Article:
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Briefly Noted: Spohr String Quartets

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L. Spohr, String Quartets, Vol. 17, Concertino String Quartet

(released on July 8, 2014)
Naxos 8.225352 | 56'25"

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Vol. 16

(released on May 27, 2014)
Naxos 8.225983 | 57'19"

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C. Brown, Louis Spohr: A Critical Biography
The music of many composers who achieved great fame in their lives has faded into obscurity. Louis Spohr (1784-1859) is one such example, a German composer whose music was almost completely forgotten and is still not played with any frequency. Clive Brown, a professor at the University of Leeds, wrote the definitive biography, published in the 200th anniversary year of Spohr's birth and developed from his doctoral dissertation on the composer. Spohr was a violinist by training, and among his rather prolific output is a cycle of thirty-six complete string quartets, written over the course of a long life -- not to mention four "double quartets" (a genre invented by Albrechtsberger, the string equivalent of a Venetian-style cori spezzati work, but with strings instead of singers), one traditional octet, and seven string quintets.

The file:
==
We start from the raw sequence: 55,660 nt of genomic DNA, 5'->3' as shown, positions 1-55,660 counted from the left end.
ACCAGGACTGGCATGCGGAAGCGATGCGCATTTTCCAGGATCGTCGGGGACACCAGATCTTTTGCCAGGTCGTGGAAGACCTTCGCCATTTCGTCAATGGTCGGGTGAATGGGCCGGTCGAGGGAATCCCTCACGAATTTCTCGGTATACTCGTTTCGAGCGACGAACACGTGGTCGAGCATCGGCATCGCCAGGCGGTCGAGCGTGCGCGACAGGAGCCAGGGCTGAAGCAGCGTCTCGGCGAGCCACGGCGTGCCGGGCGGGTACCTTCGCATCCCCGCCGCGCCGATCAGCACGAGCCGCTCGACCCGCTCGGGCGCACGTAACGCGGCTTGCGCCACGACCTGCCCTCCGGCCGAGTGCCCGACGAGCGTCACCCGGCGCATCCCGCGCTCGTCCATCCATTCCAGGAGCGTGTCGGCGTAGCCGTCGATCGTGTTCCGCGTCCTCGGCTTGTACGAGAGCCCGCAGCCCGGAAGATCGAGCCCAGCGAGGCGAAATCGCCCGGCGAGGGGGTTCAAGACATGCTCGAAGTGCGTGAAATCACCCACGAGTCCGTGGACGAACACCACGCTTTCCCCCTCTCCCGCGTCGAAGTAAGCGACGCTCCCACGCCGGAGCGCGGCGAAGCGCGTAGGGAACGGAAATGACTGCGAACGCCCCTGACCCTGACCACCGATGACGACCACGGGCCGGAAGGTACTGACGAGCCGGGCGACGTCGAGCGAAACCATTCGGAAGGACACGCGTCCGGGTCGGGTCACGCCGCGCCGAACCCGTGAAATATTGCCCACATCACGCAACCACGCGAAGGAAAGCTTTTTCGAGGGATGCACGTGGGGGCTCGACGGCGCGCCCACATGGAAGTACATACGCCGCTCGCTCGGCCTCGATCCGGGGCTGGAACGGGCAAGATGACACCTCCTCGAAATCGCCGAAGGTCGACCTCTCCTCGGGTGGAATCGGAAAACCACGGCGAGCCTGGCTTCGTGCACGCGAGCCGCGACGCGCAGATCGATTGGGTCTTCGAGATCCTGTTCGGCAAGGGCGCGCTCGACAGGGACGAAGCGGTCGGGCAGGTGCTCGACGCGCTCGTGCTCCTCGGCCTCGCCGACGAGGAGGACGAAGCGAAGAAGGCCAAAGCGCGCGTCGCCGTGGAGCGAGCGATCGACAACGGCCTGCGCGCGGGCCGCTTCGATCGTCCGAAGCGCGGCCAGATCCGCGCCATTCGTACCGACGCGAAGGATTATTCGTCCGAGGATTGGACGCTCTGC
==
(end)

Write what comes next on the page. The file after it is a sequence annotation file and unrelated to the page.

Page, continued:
Naxos has finished a complete recording of the Spohr quartets, plus assorted single movements, on its Marco Polo label, a series begun by the New Budapest Quartet in the 1990s, with one volume by the Dima Quartet, and now finished by the Concertino Quartet, made up of members of the Moscow Philharmonic. (Informative booklet notes were contributed by Professor Brown, with additional essays by Keith Warsop, Chairman of the Spohr Society of Great Britain.) Volumes 16 and 17 have just been released this year, and while these recordings remain the only ones of Spohr's quartets, they are mainly of musicological interest. Most of Vol. 16 was recorded a few years ago, but the first track, the opening movement of op. 82/1, was recorded just last year for some reason and does not represent the group's best playing. The same problems are noticeable on the final track, the Variations (op. 8), although the sound of the first violin is improved on the other tracks.

The quality of playing is generally stronger on the pieces in Vol. 17, also recorded last year, with a particularly lovely slow movement in op. 30, for example. None of the quartets on these two discs grabbed me so strongly as to demand multiple listenings, especially in the two quatuors brillants, showpieces for Spohr's first violin that were something like mini-concertos, rather than equal-voiced quartets, although some movements of the other quartets also seem conceived for a primarius who is not necessarily inter pares. Perhaps these pieces would work better with a great virtuoso, someone on Spohr's level, seated first violin. Until then, the determined listener can at least learn something about a forgotten composer's music, a remarkable achievement by any standard.

1 comment:

MUSE said...

Naxos issued the complete Haydn Symphonies using six different orchestras in different venues and under various conductors. I guess it's tough sticking with one set of artists or maybe it's more fun doing things this way. Anyway, the Spohr Quartets are very pleasant and easy-going indeed. Among fiddle players, he is best-known for his concerto number 8. He did live to age 75 but not nearly as long as Roman Totenberg.